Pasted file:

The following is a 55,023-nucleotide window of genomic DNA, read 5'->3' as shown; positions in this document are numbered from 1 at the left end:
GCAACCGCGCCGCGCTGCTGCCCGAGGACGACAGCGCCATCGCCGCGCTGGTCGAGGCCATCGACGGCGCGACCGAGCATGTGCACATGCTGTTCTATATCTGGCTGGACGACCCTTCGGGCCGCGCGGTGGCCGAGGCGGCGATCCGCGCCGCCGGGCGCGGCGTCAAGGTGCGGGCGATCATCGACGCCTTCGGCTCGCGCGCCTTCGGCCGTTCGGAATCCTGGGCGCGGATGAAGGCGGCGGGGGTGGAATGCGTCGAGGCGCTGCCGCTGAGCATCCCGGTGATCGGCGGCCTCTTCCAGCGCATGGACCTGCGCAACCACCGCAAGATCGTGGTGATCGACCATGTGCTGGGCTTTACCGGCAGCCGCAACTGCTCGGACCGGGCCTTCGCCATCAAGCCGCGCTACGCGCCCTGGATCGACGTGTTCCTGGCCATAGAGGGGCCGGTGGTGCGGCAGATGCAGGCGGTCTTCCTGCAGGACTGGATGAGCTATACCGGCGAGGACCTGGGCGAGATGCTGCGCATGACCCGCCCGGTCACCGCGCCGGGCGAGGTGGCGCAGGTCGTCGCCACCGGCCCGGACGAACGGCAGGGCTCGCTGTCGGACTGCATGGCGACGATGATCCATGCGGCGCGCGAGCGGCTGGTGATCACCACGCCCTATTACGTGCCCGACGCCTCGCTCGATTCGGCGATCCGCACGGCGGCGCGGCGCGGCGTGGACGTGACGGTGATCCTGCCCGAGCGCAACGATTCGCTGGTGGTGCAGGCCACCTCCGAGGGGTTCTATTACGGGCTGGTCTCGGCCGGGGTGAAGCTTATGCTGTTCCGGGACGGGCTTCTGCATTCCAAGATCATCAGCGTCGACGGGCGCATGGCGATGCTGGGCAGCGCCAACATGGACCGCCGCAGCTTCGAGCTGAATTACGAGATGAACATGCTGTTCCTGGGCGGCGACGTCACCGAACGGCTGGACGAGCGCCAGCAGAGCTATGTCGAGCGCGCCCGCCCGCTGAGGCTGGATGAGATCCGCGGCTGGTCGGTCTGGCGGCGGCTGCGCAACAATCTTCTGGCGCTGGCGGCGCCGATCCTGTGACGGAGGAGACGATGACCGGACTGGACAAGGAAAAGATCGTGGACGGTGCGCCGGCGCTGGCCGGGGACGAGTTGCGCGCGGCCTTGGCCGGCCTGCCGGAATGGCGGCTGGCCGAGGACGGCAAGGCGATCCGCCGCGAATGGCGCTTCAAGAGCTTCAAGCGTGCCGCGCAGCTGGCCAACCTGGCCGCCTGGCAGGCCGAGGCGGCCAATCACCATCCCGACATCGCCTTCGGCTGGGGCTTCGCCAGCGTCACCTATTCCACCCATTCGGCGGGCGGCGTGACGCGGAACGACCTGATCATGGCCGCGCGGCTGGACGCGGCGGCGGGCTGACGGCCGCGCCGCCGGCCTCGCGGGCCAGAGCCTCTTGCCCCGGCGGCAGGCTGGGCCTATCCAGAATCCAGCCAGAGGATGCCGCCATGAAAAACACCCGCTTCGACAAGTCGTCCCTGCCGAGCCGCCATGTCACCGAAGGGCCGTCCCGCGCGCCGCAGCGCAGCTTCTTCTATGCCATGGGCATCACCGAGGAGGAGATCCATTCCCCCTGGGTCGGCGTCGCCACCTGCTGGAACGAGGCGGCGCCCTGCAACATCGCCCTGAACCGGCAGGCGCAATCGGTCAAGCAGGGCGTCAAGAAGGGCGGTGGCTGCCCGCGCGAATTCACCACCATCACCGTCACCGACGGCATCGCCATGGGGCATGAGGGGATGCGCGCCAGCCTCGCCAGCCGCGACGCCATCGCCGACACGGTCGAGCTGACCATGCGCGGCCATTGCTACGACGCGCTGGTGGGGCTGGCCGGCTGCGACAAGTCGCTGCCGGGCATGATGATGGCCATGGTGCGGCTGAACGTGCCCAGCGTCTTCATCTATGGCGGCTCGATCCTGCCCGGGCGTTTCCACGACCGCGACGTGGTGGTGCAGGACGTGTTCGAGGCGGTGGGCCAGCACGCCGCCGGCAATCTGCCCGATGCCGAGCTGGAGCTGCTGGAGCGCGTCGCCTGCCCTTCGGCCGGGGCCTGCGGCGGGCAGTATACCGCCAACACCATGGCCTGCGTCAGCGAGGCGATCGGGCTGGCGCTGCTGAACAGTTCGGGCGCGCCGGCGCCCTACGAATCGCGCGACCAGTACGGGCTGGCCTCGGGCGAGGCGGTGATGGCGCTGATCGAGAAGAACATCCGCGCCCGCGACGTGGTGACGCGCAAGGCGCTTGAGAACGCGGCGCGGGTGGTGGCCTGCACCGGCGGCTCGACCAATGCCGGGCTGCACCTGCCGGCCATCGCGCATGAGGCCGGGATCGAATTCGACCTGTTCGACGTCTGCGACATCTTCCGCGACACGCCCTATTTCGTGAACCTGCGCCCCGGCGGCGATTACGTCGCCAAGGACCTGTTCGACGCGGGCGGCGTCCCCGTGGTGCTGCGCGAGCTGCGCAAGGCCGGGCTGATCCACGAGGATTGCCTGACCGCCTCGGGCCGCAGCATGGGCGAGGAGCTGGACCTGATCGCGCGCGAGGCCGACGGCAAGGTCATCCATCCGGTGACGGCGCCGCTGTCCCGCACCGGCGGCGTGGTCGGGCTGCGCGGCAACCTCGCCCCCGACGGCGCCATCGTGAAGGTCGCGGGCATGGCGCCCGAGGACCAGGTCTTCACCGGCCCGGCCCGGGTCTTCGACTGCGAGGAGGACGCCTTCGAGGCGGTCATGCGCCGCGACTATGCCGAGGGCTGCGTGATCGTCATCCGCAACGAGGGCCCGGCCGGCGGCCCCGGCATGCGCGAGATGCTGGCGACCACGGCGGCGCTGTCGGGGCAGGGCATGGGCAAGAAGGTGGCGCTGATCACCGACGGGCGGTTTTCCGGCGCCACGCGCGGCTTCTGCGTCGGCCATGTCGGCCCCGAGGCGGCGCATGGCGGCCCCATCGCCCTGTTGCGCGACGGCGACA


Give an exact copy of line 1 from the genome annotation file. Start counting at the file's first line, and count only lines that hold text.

The following is a 55,023-nucleotide window of genomic DNA, read 5'->3' as shown; positions in this document are numbered from 1 at the left end: